Don’t stick that Q-Tip into your ear! Instead use OTC Debrox. The Q-tip can puncture your eardrum, and you’ll have an even harder time hearing. Simply shower and run water into your ear. Or use OTC Debrox. My professor suggested in class so I think that it should be a good choice. Below is the article on Yahoo!
Though many of us reach for cotton swabs to remove earwax, the old adage, “Don’t put anything smaller than your elbow in your ear,” is actually true. “You can use cotton swabs to clean around the [outside folds] of your ears, but you should be very careful not to do what I call the ‘search and destroy,’ because you can inadvertently push the wax in further or you can damage the eardrum,” says J. Randolph Schnitman, MD, a board-certified otolaryngologist (an ear, nose and throat specialist aka an ENT) in Beverly Hills, California. “Wax is produced by the lining of the ear canal and in normal amounts it doesn’t cause a problem.”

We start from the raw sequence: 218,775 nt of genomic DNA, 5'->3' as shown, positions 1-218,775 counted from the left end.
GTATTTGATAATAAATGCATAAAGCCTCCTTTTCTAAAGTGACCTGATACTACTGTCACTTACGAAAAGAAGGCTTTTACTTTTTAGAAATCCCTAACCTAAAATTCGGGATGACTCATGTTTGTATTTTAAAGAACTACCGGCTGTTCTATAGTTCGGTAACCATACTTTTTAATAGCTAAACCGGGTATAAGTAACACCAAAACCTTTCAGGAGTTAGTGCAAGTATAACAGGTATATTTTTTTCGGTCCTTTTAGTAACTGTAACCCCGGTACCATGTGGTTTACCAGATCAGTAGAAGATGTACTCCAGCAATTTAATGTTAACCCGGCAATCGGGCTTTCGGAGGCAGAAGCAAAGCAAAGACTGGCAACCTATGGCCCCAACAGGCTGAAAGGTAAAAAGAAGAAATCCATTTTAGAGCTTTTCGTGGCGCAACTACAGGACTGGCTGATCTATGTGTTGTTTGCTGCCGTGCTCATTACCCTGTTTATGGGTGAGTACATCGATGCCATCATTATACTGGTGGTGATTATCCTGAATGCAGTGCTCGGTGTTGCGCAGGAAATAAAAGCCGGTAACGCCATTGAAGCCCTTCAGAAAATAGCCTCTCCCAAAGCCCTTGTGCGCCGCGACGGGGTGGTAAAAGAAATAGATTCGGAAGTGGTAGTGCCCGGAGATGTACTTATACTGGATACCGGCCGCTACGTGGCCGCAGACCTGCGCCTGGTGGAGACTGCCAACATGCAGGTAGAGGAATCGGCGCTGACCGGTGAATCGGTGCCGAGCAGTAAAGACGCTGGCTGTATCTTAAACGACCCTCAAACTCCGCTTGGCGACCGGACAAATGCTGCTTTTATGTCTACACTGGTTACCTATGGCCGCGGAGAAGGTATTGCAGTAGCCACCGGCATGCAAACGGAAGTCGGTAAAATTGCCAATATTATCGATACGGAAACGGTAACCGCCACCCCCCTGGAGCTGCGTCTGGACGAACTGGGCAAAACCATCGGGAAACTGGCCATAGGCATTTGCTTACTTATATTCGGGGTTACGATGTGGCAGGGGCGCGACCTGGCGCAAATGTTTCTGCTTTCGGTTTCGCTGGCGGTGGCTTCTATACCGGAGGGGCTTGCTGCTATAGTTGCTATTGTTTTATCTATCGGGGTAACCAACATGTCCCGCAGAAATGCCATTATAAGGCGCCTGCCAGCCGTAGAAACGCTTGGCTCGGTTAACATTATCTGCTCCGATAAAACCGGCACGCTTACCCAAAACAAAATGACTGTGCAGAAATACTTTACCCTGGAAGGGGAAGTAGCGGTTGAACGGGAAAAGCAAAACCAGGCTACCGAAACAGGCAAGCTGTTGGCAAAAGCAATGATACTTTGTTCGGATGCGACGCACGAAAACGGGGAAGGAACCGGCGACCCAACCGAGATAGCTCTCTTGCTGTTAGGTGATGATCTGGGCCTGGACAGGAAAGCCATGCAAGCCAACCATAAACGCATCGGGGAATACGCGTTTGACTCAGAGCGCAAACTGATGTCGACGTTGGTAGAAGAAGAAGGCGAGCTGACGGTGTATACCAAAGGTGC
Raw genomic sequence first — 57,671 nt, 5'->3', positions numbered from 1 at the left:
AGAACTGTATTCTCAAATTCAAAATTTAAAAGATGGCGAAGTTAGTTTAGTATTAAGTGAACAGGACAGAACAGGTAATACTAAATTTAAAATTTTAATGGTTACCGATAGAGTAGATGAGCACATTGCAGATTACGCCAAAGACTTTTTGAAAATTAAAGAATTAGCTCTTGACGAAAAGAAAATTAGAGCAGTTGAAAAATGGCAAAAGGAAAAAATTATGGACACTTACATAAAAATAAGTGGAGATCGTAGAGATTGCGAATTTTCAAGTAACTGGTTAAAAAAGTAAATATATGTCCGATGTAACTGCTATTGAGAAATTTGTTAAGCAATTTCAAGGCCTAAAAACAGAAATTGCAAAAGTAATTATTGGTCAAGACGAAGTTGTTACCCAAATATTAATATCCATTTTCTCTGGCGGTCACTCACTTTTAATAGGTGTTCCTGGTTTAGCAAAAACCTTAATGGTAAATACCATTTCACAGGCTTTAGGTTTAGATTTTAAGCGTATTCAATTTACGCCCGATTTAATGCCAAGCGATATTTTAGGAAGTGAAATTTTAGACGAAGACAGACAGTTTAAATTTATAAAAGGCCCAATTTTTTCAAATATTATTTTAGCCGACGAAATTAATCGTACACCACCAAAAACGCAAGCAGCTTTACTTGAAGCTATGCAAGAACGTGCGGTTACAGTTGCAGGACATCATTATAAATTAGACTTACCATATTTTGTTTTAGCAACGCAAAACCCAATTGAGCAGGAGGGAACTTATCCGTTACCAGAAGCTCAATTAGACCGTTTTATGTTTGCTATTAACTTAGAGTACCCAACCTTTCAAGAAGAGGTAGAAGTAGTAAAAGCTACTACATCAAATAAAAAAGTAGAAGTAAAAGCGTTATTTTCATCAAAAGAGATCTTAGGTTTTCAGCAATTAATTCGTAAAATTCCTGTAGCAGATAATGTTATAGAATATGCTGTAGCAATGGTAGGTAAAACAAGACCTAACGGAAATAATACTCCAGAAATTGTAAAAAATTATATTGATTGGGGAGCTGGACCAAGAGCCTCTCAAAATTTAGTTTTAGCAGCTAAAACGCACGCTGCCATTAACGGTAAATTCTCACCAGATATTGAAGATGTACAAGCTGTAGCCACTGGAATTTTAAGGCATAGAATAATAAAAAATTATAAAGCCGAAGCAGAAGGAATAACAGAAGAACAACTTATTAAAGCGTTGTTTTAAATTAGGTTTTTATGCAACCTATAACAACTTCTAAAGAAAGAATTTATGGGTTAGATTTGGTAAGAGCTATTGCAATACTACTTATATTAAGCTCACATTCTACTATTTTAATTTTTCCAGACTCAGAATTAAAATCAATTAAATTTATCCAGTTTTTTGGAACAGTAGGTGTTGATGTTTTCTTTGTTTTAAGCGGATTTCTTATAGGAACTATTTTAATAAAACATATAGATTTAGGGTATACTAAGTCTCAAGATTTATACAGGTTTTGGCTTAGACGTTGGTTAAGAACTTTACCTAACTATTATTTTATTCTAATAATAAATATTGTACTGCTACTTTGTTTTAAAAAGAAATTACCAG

For most people, cleaning your inner ear in the shower should be more than adequate when it comes to removing excess wax. “The best thing is just to let the water go in your ear (make sure the water is warm, as cold and hot water can cause you to have vertigo), and [then tilt your head to the side] and dump it out,” says Brett Levine, MD, an ENT in Torrance, California. If earwax build-up is an issue for you, Dr. Levine recommends using an over-the-counter earwax remover that, when applied as directed, will help soften the wax so it washes out easier. You can also try tilting your head to one side and adding a few drops of mineral, baby or olive oil to your ear while in the shower. Wait 1 to 2 seconds for it to dislodge and dissolve the wax, and then tilt your head in the opposite direction, so it can run out of the ear. If neither of these methods work, make an appointment to see a doctor. “Sometimes the wax is just very hard and the drops don’t help make it soft. An ENT doctor can [better] see what he or she is doing [in order to] suction, scoop or grab something that isn’t washing out on its own,” Dr. Levine says.